Domestic Electricity

Energy Transfer

Electrical devices are all examples of energy transfer devices, and like all such devices they produce useful energy changes and some waste energy changes too. The waste energy change will result in the production of heat, mainly from the heating effect of a current.

Examples of devices and their useful energy changes

Kettle: Electrical to Heat and some light

TV : Electrical to light and sound

Laptop: Electrical to light, sound, electromagnetic energy for WiFi etc

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Fridge: Electrical to kinetic of the pump, heat

The rate at which these transfers occur depend upon the power rating of the device.

Devices can gain their initial energy from batteries that supply direct current or the mains that supplies an alternating current. Some may also use solar cells, such as calculator and some watches. Solar cells provide a direct current supplies of electricity.

As with all energy transfers the total energy supplied by the electrical power supply must equal the total of all the energy types produced by the device. This is known as the Law of Conservation of Energy, so the more energy that is converted to waste heat the less efficient the device will be.

New electrical devices sold within the UK and the EU have an energy rating indicating how efficient they are.

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Types of Current

Batteries, cells and solar panels all generate a constant potential difference across the device, they maintain a constant positive and negative side to their terminals. This results in the current produced flowing in one direction, from the positive terminal to the negative terminal. This type of current is called Direct Current (DC) and is caused by a Direct Voltage.

[Note that although current flows from positive to negative, the actual electrons flow from the negative to the positive.]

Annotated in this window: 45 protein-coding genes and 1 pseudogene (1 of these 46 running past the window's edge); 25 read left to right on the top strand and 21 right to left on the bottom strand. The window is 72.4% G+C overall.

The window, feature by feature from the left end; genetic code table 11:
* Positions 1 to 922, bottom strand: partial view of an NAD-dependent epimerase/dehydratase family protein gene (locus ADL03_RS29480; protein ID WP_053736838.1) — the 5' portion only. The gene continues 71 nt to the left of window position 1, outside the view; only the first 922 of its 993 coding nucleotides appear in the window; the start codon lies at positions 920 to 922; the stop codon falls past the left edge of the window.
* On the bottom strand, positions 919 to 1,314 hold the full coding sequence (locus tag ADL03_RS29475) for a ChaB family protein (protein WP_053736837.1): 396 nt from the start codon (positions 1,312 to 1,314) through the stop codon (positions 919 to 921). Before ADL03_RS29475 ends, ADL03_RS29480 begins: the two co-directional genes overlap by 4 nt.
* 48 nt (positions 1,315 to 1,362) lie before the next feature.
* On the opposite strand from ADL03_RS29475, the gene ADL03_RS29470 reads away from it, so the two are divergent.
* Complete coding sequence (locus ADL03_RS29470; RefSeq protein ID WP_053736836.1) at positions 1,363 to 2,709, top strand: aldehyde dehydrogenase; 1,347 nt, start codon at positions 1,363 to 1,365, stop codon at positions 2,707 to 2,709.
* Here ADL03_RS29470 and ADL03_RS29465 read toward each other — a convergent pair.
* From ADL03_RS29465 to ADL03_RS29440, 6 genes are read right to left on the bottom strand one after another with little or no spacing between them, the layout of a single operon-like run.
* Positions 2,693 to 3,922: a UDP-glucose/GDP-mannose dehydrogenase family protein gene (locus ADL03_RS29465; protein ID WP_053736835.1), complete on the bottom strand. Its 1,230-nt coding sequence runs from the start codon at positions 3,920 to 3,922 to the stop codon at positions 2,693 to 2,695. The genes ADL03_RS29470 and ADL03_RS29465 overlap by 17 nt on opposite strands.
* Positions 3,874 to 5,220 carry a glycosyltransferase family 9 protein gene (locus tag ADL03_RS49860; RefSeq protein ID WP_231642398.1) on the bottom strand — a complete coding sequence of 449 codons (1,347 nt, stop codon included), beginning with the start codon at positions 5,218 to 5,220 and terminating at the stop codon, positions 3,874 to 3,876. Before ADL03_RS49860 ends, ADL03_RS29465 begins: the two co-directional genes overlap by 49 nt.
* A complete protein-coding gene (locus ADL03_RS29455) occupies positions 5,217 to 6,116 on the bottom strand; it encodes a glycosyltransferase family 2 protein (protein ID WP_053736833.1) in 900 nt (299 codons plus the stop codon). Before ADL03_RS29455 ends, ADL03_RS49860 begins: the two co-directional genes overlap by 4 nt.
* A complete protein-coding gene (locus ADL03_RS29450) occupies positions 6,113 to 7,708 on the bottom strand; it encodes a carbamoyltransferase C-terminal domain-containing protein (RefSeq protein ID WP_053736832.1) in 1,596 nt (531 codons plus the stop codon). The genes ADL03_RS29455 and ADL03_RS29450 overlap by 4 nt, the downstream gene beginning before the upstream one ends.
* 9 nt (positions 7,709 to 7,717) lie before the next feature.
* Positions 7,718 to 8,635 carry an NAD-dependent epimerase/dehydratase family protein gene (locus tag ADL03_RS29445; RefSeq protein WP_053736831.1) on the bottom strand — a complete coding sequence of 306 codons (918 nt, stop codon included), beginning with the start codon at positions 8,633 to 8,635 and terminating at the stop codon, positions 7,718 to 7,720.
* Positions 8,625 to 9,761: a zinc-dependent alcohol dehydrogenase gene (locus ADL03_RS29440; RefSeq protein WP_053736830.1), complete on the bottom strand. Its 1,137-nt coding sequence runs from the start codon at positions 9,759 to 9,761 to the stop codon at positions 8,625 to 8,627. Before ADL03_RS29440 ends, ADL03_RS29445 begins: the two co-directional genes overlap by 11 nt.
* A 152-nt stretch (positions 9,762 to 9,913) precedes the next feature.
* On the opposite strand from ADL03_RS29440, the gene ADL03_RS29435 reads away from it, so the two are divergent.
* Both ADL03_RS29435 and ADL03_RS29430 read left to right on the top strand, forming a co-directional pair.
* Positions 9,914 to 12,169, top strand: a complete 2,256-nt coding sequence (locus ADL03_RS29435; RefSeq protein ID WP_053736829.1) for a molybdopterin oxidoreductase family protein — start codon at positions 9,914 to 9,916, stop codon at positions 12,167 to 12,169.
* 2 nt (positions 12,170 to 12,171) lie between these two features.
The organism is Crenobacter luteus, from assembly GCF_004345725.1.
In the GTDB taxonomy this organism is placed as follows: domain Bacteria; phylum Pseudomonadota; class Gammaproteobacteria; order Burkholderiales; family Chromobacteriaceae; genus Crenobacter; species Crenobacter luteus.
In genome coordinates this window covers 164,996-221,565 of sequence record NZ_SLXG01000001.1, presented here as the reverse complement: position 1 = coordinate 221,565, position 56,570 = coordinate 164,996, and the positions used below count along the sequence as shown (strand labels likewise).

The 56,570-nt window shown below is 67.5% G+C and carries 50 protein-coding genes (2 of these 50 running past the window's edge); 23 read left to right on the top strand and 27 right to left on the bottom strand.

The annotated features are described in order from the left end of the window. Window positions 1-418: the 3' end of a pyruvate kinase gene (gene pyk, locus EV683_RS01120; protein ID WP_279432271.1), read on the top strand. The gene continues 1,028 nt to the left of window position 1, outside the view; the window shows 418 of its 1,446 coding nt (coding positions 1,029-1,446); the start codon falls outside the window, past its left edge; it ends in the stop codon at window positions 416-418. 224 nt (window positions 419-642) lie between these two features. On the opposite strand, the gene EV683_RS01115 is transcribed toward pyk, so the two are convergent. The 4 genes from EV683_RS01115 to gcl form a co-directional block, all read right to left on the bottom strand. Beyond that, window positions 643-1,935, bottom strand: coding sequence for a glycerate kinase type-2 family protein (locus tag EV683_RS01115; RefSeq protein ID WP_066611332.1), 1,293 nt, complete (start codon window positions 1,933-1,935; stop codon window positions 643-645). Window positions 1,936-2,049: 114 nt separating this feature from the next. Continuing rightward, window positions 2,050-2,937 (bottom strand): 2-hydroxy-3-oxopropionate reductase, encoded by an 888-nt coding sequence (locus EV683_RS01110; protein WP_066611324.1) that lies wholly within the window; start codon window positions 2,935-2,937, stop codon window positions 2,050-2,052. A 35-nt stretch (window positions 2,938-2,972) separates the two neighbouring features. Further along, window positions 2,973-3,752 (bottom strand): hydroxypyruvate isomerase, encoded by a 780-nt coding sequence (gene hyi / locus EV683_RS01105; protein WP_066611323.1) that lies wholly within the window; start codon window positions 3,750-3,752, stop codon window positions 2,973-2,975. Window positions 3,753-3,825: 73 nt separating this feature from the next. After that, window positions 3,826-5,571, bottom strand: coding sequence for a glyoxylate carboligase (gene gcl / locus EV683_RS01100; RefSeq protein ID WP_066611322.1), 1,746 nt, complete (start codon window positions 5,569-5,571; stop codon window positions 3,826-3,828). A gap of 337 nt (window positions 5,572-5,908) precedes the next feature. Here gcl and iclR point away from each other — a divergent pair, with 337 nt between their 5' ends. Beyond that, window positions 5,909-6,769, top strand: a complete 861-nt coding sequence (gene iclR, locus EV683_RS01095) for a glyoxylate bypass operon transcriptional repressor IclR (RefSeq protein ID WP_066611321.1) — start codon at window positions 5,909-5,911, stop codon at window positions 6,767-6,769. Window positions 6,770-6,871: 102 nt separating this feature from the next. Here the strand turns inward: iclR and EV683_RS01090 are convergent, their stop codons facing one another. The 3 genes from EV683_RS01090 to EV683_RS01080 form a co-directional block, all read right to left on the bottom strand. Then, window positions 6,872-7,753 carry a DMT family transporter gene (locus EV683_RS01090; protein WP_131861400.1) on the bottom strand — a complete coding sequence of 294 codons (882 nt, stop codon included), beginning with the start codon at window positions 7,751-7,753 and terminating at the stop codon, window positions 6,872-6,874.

This symbol is used in a circuit diagram to indicate that a power supply is a direct voltage and direct current supply.

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This symbol is used in a circuit diagram to indicate that a power supply is a direct voltage and direct current supply.

The electricity supplied by generators and from our mains supply is Alternating Current (AC) from an alternating voltage supply. In this type of supply the polarity of the potential difference (voltage) is reversed several times a second. This results in the current changing its direction of flow as well. In the UK this happens in the mains supply 50 times a second. Some countries, such as the USA use an AC supply that switches 60 times a second.

This is the circuit diagram symbol used for an AC power supply.

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UK Domestic Supply

The standard domestic power supply to all UK homes, schools and offices etc is set at:

230 V AC

50 Hertz (Hz)

This is the same across the whole of Europe and has been since 2003, before then the UK supply was 240 V AC and Europe 220 V AC.

Many larger consumers, such as factories and hospitals also have a supply up 500V AC, but all are at 50 Hz AC.

A consistent supply to all houses in this way always manufacturers of devices to design equipment with set power ratings. It also ensures a safe consistent supply to all houses.

Wires in a Plug

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The three pin plug is a safety device with several features in its design.

The longer top pin pushes aside a safety plate inside the socket that covers the power cable contacts to prevent anyone accidentally touching the live power supply when the socket is not in use.